Hit enter after type your search item

What Continues to Make Othello Worthy of Study?

/
/
/
73 Views

What Continues to Make Othello Worthy of Study?William Shakespeare’s

classic tragedy,’Othello ‘written in around 1603, continues to be studied and appreciated even now in contemporary society, more than 4 hundred years after it was written. Apart from the obviousness of Shakespeare’s capability to utilize diction to attract the audience, ‘Othello’ has many qualities which permit it to be interpreted and re-interpreted through time. It can relate to any audience and context due to the fact that its different themes, values and concepts, remain appropriate to all societies making it possible for anyone to relate to ‘Othello’ on some level.

This, together with Shakespeare’s representation of typical human emotions, and his ability to represent these in such a sensible way continues to make ‘Othello’ worthy of vital study. The universality of Shakespeare’s styles appear not only in ‘Othello’ however in nearly all of his works. The most apparent theme in the text is that of jealousy. Iago significantly warns, ‘O, beware, my lord, of Jealousy. It is the green-eyed beast which doth mock the meat it feeds on’ (act 3, scene 3).

This caution is directed at Othello, but is likewise essential for Roderigo and Iago himself. Although Iago might be called one of the most diabolical antagonist/villains in literature, his actions are spurred by such common human feelings; jealousy and greed. Jealousy acts as a great literary device in the text because it is an incredibly universal feeling which nearly all living creatures can sensation, and this provides the audience a psychological accessory to the characters and plot. It allows the audience to feel sympathy for the characters. Othello’ have fun with the jealous nature of the characters, such as Iago’s envy of power and position, along with his suspicions about his wife. These things encourage the plot, and start the series of occasions to unfold during the text. Through Iago, Shakespeare conveys the lengths to which a male will go to accomplish his objective. Iago’s manipulativeness triggers Othello to become a victim of unfounded jealousy, and this drives the whole plot. Furthermore, Iago’s hatred and jealousy is fueled by his racism.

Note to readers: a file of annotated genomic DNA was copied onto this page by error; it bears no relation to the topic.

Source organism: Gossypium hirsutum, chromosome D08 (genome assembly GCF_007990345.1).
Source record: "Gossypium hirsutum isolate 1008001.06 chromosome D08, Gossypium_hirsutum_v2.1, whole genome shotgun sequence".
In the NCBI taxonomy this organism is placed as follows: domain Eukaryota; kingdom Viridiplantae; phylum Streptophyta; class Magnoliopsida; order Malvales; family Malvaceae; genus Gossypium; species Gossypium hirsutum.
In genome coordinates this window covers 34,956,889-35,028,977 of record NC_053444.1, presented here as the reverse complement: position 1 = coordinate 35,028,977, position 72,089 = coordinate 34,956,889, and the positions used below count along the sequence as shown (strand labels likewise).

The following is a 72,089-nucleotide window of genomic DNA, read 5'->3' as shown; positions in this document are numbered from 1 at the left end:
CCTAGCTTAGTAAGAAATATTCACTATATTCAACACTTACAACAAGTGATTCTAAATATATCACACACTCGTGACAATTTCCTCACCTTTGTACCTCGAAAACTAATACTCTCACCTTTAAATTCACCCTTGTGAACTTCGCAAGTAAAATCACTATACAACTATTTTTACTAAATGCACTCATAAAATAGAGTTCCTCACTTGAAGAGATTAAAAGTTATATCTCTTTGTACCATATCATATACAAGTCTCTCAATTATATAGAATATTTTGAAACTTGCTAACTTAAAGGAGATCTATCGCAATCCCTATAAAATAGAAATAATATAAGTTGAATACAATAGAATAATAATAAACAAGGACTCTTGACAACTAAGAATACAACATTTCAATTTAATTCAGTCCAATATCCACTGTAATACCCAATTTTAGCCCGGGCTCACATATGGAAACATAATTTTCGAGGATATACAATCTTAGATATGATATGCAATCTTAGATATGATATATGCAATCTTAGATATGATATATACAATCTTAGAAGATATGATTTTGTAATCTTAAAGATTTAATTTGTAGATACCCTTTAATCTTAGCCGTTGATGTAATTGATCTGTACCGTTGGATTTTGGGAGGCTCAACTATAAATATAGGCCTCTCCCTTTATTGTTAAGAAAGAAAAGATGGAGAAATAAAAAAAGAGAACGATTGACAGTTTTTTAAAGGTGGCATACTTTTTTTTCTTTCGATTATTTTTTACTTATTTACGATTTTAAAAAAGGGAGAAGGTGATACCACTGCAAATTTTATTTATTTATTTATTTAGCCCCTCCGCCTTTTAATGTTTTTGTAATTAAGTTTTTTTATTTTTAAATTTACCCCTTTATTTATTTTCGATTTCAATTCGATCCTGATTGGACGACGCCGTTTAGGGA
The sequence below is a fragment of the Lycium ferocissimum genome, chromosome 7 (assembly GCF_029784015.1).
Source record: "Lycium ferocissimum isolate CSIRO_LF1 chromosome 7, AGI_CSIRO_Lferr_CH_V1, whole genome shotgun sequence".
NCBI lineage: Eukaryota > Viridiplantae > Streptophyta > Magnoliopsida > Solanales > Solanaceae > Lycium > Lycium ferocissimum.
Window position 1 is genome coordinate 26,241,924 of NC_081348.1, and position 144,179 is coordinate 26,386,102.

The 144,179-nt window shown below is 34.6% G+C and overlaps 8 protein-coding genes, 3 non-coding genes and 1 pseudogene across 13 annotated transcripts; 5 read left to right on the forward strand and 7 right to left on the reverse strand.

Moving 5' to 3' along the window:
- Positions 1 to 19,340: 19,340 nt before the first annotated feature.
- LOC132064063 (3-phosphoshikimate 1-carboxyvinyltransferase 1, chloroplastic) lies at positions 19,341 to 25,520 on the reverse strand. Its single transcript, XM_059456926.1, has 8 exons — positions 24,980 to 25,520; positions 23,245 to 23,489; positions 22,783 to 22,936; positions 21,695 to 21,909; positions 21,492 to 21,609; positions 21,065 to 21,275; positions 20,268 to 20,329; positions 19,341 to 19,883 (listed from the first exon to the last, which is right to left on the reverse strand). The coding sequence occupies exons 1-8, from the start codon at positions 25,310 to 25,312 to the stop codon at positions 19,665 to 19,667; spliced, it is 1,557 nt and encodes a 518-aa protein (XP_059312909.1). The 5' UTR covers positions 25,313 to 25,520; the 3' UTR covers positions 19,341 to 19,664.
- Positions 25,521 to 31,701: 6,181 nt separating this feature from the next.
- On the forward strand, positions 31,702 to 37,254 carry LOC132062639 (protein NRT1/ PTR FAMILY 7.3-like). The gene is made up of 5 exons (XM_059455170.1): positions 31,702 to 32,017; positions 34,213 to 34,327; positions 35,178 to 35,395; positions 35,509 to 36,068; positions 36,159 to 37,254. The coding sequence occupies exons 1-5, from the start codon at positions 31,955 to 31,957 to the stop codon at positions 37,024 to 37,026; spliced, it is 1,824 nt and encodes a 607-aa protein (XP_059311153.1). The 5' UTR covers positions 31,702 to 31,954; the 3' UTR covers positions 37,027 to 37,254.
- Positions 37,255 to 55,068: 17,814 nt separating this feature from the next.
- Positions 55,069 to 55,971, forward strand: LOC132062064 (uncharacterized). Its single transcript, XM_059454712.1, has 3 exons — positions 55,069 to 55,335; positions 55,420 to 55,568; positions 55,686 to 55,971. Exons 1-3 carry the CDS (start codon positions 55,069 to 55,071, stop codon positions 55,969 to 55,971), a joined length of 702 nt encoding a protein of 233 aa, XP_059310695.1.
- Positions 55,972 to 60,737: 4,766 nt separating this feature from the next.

The audience is constantly advised of Othello’s colouring through the character’s discussion, motives and actions. Shakespeare develops vulgar visual imagery with the metaphor, “Really now, an old black ram/ Is tupping your white ewe.” (act 1, scene 1). Regrettably, racism and prejudice prevail throughout history as minorities and groups are deemed lower than others, and this continues still to this day. Division and stereotyping of groups due to race, sex, sexuality and capability have existed through the ages, and regrettably will continue to exist.

Another discernible style in ‘Othello’ is love. This emotion too is universal feeling, and the impulsiveness and obsession to disobey family that love can create is revealed through Desdemona’s determination to intentionally disobey her dad in order to privately wed Othello. Love today is among the most popular literary categories, and can be enjoyed by any ages, in all societies. Shakespeare’s ‘Othello’ has been adjusted to suit modern-day society such as in the film ‘O’, and analyzed in various media, consisting of dramatical efficiencies, opera, ballet, tv shows and movies.

All of these provide different analyses of the text and show the flexibility of ‘Othello’. Shakespeare’s poetic and stunning language and his usage of themes such as love, power, vengeance, war and jealousy are ageless. His depiction of human ideas and paths of action are also classic, as people standard senses will remain the same. These aspects, intensified with Shakespeare’s capability to continually challenge oncoming generations, both in the literature and dramatical sense, make ‘Othello’ timeless and deserving to continue to be studied in modern-day society and after. Phoebe Atkinson

This div height required for enabling the sticky sidebar